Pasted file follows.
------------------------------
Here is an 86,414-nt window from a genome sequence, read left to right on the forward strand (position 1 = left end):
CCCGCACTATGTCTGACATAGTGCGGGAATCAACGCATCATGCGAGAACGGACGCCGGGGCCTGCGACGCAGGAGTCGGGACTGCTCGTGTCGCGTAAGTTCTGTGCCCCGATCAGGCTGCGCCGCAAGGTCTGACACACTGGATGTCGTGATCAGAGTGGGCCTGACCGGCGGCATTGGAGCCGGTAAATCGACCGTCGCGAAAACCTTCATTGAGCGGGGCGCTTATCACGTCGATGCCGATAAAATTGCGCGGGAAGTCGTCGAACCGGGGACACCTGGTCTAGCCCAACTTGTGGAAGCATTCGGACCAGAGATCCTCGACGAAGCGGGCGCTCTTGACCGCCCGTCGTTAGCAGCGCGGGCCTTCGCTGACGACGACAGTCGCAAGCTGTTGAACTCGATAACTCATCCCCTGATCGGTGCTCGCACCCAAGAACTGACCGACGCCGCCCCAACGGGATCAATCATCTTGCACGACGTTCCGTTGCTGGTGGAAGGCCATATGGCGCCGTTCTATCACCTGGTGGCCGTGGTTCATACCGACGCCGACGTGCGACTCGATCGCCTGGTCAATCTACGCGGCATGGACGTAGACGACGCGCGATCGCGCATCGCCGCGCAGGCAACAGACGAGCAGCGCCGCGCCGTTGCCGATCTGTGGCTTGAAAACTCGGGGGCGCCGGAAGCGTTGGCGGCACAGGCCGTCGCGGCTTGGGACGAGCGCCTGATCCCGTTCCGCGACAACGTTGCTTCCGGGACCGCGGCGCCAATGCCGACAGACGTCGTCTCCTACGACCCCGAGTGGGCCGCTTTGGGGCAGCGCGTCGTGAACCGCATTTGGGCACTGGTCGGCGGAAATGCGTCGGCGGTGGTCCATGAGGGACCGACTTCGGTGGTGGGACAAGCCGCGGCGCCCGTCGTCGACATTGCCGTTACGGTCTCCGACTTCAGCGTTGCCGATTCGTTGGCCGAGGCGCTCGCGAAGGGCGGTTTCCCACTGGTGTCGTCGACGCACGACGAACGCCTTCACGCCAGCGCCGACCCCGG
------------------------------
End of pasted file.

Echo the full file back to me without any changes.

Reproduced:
Here is an 86,414-nt window from a genome sequence, read left to right on the forward strand (position 1 = left end):
CCCGCACTATGTCTGACATAGTGCGGGAATCAACGCATCATGCGAGAACGGACGCCGGGGCCTGCGACGCAGGAGTCGGGACTGCTCGTGTCGCGTAAGTTCTGTGCCCCGATCAGGCTGCGCCGCAAGGTCTGACACACTGGATGTCGTGATCAGAGTGGGCCTGACCGGCGGCATTGGAGCCGGTAAATCGACCGTCGCGAAAACCTTCATTGAGCGGGGCGCTTATCACGTCGATGCCGATAAAATTGCGCGGGAAGTCGTCGAACCGGGGACACCTGGTCTAGCCCAACTTGTGGAAGCATTCGGACCAGAGATCCTCGACGAAGCGGGCGCTCTTGACCGCCCGTCGTTAGCAGCGCGGGCCTTCGCTGACGACGACAGTCGCAAGCTGTTGAACTCGATAACTCATCCCCTGATCGGTGCTCGCACCCAAGAACTGACCGACGCCGCCCCAACGGGATCAATCATCTTGCACGACGTTCCGTTGCTGGTGGAAGGCCATATGGCGCCGTTCTATCACCTGGTGGCCGTGGTTCATACCGACGCCGACGTGCGACTCGATCGCCTGGTCAATCTACGCGGCATGGACGTAGACGACGCGCGATCGCGCATCGCCGCGCAGGCAACAGACGAGCAGCGCCGCGCCGTTGCCGATCTGTGGCTTGAAAACTCGGGGGCGCCGGAAGCGTTGGCGGCACAGGCCGTCGCGGCTTGGGACGAGCGCCTGATCCCGTTCCGCGACAACGTTGCTTCCGGGACCGCGGCGCCAATGCCGACAGACGTCGTCTCCTACGACCCCGAGTGGGCCGCTTTGGGGCAGCGCGTCGTGAACCGCATTTGGGCACTGGTCGGCGGAAATGCGTCGGCGGTGGTCCATGAGGGACCGACTTCGGTGGTGGGACAAGCCGCGGCGCCCGTCGTCGACATTGCCGTTACGGTCTCCGACTTCAGCGTTGCCGATTCGTTGGCCGAGGCGCTCGCGAAGGGCGGTTTCCCACTGGTGTCGTCGACGCACGACGAACGCCTTCACGCCAGCGCCGACCCCGG